Pascal was a child prodigy, who was educated by his father. He was a mathematician of the first order. At 16 he wrote the Essai pour les coniques which was published in 1640. In 1642 he invented a calculating machine to help his father, who served as Royal Tax Commissioner at Rouen. Pascal is often credited with the discovery of the mathematical theory of probability, and he also made serious contributions to number theory and geometry.
In 1646 Pascal learned of Toricelli's experiments with the barometer and the theory of air preassure. These experiments involved placing a tube of mercury upside down in a bowl of mercury. Pascal repeated Toricelli's experiments and did more work which led to the publication of Experiences nouvelles touchant le vide in 1647. Aristotle had argued against the atomists that nature abhors a vacume. This was a view still strongly held in the seventeenth century, even by such anti-Aristotelians as Descartes and Hobbes. In the Experiences Pascal explains the reasons why a genuine vacume could and did exist above the mercury in the barometer. In defending these conclusions against Father Noel, rector of the College de Clermont in Paris, Pascal gave one of the clearest statements of scientific method in the seventeenth century.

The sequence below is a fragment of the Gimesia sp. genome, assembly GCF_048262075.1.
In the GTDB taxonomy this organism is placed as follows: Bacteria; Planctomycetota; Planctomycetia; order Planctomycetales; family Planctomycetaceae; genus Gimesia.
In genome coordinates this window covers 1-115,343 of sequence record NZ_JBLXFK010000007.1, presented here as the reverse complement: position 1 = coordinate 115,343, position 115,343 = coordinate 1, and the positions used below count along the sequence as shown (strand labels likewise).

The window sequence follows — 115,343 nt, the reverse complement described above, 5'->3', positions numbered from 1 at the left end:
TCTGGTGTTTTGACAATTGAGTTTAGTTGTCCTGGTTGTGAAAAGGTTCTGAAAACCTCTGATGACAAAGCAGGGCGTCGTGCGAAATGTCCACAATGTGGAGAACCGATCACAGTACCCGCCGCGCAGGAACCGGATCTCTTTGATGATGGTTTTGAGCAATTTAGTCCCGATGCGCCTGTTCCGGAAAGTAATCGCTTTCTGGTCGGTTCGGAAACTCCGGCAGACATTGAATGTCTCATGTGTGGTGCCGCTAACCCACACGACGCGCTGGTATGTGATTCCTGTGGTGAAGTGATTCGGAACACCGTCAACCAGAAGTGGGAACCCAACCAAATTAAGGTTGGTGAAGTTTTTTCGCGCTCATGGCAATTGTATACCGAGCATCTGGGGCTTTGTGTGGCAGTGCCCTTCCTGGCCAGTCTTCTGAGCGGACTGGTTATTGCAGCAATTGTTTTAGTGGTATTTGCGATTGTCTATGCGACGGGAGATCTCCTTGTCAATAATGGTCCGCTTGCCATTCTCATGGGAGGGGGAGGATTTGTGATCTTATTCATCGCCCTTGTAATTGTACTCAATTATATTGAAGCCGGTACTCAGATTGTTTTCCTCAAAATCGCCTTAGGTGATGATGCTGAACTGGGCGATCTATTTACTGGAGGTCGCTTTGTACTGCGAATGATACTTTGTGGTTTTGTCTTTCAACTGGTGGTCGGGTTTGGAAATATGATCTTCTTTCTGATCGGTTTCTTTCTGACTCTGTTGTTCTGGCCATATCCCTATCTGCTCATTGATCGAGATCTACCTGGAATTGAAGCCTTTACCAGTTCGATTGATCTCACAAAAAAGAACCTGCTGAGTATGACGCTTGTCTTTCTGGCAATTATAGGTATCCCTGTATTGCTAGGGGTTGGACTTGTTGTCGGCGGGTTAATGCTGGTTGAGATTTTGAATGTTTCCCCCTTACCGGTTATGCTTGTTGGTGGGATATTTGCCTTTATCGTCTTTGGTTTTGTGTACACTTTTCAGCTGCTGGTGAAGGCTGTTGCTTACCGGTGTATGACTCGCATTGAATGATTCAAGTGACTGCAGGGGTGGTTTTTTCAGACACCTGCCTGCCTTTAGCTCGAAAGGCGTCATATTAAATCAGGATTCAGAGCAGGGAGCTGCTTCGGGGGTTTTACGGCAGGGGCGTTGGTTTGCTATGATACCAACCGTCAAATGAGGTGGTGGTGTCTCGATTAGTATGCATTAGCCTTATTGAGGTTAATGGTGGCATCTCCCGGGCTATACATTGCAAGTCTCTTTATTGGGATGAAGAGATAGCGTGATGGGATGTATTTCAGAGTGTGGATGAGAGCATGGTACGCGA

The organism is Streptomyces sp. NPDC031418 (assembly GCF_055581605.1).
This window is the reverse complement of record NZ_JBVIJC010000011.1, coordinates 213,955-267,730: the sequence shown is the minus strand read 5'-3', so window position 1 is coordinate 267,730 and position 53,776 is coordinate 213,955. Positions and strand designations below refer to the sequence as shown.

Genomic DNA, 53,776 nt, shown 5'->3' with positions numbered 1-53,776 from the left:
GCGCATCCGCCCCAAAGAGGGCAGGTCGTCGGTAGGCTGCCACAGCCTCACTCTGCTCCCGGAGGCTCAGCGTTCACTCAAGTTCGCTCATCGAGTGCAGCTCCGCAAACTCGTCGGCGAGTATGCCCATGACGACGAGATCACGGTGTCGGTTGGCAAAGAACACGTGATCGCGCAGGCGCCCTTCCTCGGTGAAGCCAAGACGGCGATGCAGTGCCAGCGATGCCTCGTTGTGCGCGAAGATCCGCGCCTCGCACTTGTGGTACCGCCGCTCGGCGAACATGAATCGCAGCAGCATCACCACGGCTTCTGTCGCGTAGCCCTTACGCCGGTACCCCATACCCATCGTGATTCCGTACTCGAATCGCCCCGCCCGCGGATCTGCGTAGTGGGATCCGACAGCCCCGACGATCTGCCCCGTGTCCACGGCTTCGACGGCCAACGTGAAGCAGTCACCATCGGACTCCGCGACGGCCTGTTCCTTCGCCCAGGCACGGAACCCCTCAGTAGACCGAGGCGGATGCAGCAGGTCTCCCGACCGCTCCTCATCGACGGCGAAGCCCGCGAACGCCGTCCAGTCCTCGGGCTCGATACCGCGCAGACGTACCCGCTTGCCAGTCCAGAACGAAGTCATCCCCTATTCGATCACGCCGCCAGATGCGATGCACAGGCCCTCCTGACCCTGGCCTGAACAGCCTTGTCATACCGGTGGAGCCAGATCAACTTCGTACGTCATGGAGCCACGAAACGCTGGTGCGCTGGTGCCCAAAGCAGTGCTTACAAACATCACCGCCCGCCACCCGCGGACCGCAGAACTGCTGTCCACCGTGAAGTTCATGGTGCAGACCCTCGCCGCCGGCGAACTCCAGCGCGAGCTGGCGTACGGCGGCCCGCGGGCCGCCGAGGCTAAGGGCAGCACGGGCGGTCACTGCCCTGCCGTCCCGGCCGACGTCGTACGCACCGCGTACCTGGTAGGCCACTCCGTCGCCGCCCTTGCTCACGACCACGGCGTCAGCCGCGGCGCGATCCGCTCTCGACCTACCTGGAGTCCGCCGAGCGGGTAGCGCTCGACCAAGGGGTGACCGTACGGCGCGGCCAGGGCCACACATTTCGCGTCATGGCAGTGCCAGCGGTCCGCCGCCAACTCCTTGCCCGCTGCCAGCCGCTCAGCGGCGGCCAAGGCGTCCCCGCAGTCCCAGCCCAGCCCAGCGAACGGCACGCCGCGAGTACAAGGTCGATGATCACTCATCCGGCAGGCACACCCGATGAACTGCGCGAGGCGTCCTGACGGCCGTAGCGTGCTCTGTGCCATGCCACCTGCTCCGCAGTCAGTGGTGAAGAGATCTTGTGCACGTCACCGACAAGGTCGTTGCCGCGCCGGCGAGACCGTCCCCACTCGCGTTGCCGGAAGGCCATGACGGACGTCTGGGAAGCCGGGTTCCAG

Pascal became involved with a religious movement in France know as Jansenism after its founder Cornelis Jansen (1585-1636) in 1646 when Pascal's father had an accident and was cared for by Jansenists. After Pascal's father died in 1651, his sister became a nun at a Port Royal convent run by the Jansenists. From 1652 to 1654 Pascal turned away from religious interests spending his time with gamblers, womanizers and free thinkers. However, on the night of Nov. 23, 1654 Pascal had a conversion experience. In 1655 Pascal met Antoine Arnauld who was the leading Jansenist philosopher and theologian. In the Provincal Letters Pascal defended Arnauld and Jansenism against the Jesuits.